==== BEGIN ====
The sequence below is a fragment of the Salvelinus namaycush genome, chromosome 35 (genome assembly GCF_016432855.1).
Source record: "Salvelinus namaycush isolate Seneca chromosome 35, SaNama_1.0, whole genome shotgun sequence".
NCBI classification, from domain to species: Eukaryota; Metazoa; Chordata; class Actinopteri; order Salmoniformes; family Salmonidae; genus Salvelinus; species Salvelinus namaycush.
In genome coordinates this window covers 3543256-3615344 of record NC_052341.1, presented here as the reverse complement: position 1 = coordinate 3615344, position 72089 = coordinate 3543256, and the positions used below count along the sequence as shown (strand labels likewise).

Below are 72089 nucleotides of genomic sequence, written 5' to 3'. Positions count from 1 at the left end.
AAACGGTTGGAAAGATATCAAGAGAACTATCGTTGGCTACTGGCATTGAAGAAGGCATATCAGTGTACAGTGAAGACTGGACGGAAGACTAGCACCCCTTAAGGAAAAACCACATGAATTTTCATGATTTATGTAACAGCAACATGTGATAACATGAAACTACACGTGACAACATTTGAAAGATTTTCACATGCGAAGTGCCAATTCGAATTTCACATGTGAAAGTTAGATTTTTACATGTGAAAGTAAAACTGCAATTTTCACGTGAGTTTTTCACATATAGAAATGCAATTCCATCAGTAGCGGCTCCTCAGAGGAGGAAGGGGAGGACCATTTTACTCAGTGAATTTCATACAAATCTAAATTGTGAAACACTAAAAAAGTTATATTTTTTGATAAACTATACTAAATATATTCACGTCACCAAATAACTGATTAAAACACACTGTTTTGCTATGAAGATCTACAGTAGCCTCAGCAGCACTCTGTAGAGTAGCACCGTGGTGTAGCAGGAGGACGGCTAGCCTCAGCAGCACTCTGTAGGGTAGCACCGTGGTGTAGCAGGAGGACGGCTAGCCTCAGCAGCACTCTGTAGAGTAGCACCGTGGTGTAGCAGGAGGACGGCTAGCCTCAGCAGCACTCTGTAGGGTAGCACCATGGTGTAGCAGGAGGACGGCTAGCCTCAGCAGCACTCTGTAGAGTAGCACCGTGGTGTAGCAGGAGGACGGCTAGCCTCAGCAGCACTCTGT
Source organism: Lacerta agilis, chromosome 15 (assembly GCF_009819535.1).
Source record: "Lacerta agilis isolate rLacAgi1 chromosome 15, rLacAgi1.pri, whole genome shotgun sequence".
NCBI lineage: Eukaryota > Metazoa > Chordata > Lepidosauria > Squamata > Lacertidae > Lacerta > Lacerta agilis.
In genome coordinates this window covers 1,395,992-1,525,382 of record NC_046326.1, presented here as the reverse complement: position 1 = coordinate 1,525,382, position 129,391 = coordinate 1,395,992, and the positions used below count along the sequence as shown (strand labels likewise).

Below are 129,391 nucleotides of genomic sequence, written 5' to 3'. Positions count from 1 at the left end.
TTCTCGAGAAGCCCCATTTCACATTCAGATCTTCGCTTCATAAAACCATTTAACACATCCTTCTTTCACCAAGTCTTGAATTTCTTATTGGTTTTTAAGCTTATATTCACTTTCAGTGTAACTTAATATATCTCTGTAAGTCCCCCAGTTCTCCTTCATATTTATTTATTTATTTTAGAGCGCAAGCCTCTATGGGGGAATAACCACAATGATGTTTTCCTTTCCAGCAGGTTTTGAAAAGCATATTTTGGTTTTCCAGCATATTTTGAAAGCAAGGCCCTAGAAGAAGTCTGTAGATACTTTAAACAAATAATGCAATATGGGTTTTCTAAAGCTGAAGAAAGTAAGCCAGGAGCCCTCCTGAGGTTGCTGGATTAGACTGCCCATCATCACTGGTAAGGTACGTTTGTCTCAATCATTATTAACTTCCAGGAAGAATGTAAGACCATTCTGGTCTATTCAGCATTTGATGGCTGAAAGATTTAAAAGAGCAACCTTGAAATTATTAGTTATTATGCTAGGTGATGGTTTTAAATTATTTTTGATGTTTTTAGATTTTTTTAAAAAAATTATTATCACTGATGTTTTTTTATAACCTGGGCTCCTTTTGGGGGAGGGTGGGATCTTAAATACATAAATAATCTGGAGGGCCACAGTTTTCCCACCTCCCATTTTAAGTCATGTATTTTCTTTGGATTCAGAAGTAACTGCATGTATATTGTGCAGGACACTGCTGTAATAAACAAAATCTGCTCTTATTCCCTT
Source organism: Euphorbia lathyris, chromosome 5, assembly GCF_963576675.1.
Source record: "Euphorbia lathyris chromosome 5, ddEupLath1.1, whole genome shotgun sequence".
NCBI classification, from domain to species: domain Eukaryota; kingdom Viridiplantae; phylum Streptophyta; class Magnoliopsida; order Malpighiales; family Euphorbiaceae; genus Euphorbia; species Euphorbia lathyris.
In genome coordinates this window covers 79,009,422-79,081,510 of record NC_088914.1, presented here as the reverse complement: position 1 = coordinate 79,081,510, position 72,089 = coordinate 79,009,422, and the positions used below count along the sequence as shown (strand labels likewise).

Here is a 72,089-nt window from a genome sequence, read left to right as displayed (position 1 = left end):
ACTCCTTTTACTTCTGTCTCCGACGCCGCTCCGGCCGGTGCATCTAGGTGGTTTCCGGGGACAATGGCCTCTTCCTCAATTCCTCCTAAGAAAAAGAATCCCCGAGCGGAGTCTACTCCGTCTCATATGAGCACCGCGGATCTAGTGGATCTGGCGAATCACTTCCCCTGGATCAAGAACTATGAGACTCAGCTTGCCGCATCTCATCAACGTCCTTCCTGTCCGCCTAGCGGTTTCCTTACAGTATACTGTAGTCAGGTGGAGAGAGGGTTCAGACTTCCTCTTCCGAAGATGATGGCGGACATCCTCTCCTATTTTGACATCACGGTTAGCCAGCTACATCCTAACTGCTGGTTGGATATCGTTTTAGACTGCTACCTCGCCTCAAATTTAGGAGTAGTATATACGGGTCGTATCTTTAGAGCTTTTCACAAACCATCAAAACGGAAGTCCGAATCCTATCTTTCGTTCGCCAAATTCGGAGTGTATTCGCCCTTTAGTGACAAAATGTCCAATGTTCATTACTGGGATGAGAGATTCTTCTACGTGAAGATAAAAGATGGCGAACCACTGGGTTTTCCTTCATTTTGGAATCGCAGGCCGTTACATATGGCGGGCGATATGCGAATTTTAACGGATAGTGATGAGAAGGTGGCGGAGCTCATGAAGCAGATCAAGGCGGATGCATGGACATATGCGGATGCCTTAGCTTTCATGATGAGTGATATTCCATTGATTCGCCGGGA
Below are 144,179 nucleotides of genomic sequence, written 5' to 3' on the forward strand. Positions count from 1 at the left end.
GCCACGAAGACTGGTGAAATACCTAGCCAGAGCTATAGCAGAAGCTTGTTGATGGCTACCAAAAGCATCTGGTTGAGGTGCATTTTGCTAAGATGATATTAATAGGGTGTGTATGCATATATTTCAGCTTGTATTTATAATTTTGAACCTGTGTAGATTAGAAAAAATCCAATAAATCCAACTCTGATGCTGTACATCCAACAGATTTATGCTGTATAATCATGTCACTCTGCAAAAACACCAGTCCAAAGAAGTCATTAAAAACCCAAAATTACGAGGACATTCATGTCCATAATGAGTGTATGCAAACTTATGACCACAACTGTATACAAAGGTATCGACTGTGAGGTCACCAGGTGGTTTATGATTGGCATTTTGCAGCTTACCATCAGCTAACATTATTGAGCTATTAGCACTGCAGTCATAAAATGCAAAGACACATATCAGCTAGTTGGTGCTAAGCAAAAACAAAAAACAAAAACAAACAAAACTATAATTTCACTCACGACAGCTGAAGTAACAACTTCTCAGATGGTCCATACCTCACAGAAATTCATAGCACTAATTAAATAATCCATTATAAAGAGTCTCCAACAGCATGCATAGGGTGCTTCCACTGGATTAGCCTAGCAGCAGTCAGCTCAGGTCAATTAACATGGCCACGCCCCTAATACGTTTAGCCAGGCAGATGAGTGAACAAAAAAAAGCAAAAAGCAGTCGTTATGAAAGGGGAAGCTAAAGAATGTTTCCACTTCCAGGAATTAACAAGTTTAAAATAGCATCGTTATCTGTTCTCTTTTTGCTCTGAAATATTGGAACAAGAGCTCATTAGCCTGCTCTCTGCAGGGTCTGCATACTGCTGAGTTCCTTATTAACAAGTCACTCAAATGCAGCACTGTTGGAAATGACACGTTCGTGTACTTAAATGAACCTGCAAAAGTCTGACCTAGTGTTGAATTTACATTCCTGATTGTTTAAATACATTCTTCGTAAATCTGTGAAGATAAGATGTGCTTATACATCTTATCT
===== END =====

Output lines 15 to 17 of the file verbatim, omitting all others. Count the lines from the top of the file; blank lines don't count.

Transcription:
NCBI classification, from domain to species: domain Eukaryota; kingdom Viridiplantae; phylum Streptophyta; class Magnoliopsida; order Malpighiales; family Euphorbiaceae; genus Euphorbia; species Euphorbia lathyris.
In genome coordinates this window covers 79,009,422-79,081,510 of record NC_088914.1, presented here as the reverse complement: position 1 = coordinate 79,081,510, position 72,089 = coordinate 79,009,422, and the positions used below count along the sequence as shown (strand labels likewise).

Here is a 72,089-nt window from a genome sequence, read left to right as displayed (position 1 = left end):